In response, I argue that, perhaps, IQ test results are reflective more of a history of critical thought (mediated by drive) than of some innate intelligence. Indeed, IQ test score improves with practice, just like SAT score does. It’s likely that we’re practicing for an IQ test every time drive compels us to think thoroughly through a difficult problem. To this, one might argue that being genetically-assigned a “drive quotient” is just as bad as being genetically-assigned an intelligence quotient. In response, however, I repeat my argument from The American: just as poor intelligence (if there is such a thing) may be overcome with drive, poor drive can too be overcome by resilience, and so on. As conscious beings, we’re in charge of our fate—and we’re in charge of the extent to which we possess that construct called intelligence.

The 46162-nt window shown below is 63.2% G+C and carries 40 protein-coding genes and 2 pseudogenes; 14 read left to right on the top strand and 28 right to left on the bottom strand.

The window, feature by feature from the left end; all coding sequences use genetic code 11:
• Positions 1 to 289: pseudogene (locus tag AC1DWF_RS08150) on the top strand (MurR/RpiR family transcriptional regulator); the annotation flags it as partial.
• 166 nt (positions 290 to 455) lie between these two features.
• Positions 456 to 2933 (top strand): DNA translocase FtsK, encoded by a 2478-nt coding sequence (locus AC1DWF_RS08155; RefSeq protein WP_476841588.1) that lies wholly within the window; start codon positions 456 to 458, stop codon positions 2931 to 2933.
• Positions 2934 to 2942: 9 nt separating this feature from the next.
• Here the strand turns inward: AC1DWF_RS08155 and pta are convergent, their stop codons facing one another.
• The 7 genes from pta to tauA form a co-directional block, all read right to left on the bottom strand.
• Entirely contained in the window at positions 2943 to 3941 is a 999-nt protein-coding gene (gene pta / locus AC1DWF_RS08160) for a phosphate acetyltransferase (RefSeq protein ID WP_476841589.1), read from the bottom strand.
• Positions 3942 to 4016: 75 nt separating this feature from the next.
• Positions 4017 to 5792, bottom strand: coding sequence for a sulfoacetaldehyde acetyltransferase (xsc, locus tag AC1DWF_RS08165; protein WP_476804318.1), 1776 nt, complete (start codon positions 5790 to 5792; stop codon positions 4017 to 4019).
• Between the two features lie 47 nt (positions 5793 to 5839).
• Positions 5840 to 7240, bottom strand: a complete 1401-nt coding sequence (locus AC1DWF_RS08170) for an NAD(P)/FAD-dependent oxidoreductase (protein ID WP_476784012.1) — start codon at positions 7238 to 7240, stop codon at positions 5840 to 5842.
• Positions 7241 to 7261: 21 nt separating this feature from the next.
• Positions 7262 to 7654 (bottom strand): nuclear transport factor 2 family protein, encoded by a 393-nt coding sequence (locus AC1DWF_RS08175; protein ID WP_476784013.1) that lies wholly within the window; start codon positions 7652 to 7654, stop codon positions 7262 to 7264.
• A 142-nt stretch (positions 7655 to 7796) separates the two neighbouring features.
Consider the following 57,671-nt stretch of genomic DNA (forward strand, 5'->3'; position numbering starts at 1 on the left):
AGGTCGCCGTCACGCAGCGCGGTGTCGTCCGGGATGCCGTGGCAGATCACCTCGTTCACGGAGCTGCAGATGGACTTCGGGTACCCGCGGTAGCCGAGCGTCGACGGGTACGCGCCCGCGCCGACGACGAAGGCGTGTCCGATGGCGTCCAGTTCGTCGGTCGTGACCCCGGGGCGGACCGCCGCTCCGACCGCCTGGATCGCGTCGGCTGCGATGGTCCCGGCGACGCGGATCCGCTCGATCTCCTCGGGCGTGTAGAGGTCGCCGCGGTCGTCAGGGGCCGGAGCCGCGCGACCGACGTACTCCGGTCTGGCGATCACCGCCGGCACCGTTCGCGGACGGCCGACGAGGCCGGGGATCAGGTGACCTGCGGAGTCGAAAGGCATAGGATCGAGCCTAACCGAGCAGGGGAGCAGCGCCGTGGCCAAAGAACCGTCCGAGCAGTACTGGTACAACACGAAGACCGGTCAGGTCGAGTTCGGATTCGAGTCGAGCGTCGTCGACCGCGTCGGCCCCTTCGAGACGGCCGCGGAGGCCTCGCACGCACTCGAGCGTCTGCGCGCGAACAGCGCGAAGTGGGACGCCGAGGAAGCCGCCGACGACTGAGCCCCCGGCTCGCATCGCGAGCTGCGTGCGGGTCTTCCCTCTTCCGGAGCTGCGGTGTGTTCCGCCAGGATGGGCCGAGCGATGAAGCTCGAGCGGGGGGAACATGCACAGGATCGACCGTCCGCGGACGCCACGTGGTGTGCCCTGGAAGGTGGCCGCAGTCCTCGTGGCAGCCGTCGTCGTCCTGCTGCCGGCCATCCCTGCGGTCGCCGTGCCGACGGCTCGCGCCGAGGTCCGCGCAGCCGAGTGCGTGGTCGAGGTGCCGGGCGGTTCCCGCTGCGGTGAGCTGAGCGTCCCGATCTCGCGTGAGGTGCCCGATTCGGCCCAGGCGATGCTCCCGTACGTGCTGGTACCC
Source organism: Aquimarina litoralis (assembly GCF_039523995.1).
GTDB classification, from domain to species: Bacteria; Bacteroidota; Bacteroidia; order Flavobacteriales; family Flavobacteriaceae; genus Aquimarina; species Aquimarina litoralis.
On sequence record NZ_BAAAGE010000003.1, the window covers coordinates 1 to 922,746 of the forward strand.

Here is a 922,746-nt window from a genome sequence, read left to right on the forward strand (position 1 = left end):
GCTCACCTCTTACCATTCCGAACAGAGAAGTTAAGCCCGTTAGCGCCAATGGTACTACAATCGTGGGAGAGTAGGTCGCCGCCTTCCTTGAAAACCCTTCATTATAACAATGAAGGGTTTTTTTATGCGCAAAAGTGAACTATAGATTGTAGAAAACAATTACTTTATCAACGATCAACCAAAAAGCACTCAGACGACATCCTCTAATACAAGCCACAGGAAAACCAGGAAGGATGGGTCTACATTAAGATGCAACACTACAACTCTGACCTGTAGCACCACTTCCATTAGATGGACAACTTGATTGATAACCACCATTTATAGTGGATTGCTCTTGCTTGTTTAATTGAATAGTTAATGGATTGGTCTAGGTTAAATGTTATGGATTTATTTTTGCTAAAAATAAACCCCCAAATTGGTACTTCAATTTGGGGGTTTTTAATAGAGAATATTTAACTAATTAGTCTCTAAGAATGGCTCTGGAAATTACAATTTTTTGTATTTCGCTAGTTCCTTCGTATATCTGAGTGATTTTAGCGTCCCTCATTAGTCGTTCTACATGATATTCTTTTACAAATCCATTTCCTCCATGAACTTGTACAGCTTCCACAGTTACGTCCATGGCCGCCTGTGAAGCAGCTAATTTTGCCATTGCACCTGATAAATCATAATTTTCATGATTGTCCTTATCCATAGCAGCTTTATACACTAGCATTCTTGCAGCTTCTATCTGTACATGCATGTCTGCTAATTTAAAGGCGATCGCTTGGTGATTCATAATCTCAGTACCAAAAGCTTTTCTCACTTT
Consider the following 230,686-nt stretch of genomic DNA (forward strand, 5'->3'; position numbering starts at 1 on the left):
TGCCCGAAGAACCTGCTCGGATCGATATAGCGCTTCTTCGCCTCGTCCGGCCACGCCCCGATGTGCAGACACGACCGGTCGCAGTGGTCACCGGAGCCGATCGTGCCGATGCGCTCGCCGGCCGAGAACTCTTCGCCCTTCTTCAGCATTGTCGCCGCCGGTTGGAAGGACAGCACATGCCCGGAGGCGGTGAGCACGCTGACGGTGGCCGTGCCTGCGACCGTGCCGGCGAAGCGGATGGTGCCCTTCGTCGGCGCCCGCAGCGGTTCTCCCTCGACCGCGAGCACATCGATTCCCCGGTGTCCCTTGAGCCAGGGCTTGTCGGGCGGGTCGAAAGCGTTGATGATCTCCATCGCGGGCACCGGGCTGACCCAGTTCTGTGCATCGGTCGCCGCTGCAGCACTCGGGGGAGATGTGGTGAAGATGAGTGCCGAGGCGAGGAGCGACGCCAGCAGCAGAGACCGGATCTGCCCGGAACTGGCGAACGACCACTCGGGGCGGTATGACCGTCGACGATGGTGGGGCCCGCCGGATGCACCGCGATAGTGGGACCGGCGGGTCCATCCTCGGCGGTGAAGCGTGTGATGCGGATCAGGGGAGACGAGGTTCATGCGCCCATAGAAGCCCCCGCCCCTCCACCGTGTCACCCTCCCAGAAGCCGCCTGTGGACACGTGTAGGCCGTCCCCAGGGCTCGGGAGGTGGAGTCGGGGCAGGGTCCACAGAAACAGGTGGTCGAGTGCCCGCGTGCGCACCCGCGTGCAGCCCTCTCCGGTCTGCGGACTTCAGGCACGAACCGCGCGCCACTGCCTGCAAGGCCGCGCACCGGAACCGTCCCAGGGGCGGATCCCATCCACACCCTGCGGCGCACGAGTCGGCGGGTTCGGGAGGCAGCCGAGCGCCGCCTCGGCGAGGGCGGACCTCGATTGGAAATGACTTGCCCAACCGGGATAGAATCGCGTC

Suppose, for argument, that none of this is true, and that intelligence is very real, and that lack of intelligence is insurmountable. I disagree with this outlook. But even if it were correct, life would be best lived believing that it’s not. No matter the extent to which intelligence limits us, it’s undeniable that practice helps us. So we may as well practice as if our potential knows no bounds. There’s no sense in dreaming of being a Fischer, if only I had the insight, or dreaming of being a Tal, if only I had the wit. I’d much rather follow the strategy of Botvinnik and, no matter what the ultimate outcome, choose to live life as a research player.
- Chess: Advanced Thinking Techniques. USC SLL 299 course reader. By IM Jack Peters
- Genetic Influence on Human Psychological Traits